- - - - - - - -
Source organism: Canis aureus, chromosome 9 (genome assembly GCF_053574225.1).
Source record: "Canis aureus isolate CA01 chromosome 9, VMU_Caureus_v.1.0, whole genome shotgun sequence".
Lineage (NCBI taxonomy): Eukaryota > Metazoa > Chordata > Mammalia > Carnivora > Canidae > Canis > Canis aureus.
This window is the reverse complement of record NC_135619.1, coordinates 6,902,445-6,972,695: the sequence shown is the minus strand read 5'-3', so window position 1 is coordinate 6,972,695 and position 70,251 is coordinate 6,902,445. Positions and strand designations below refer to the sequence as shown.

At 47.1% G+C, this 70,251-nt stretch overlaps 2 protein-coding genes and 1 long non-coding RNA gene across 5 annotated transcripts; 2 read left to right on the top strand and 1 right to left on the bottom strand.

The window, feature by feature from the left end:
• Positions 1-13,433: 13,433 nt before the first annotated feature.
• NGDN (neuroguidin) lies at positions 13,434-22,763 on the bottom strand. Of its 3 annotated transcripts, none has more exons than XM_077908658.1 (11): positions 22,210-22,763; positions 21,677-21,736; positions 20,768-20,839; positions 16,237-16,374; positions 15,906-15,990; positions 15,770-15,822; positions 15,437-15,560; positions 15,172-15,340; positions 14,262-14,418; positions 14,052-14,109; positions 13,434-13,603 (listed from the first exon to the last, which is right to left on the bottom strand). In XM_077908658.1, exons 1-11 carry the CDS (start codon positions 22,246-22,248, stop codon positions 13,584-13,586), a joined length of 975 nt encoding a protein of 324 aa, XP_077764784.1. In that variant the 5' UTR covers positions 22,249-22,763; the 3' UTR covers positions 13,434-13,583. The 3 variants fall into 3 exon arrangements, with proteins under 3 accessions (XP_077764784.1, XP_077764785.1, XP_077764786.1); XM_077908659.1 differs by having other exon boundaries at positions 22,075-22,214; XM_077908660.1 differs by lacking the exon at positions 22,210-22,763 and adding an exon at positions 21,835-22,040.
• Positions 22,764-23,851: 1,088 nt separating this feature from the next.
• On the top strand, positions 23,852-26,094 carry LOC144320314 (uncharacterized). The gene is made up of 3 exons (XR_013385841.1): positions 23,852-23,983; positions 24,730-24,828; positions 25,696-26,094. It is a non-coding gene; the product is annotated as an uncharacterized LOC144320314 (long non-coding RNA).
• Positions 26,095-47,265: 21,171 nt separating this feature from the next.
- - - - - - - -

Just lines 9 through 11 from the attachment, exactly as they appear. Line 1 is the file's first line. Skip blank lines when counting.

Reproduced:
• Positions 22,764-23,851: 1,088 nt separating this feature from the next.
• On the top strand, positions 23,852-26,094 carry LOC144320314 (uncharacterized). The gene is made up of 3 exons (XR_013385841.1): positions 23,852-23,983; positions 24,730-24,828; positions 25,696-26,094. It is a non-coding gene; the product is annotated as an uncharacterized LOC144320314 (long non-coding RNA).
• Positions 26,095-47,265: 21,171 nt separating this feature from the next.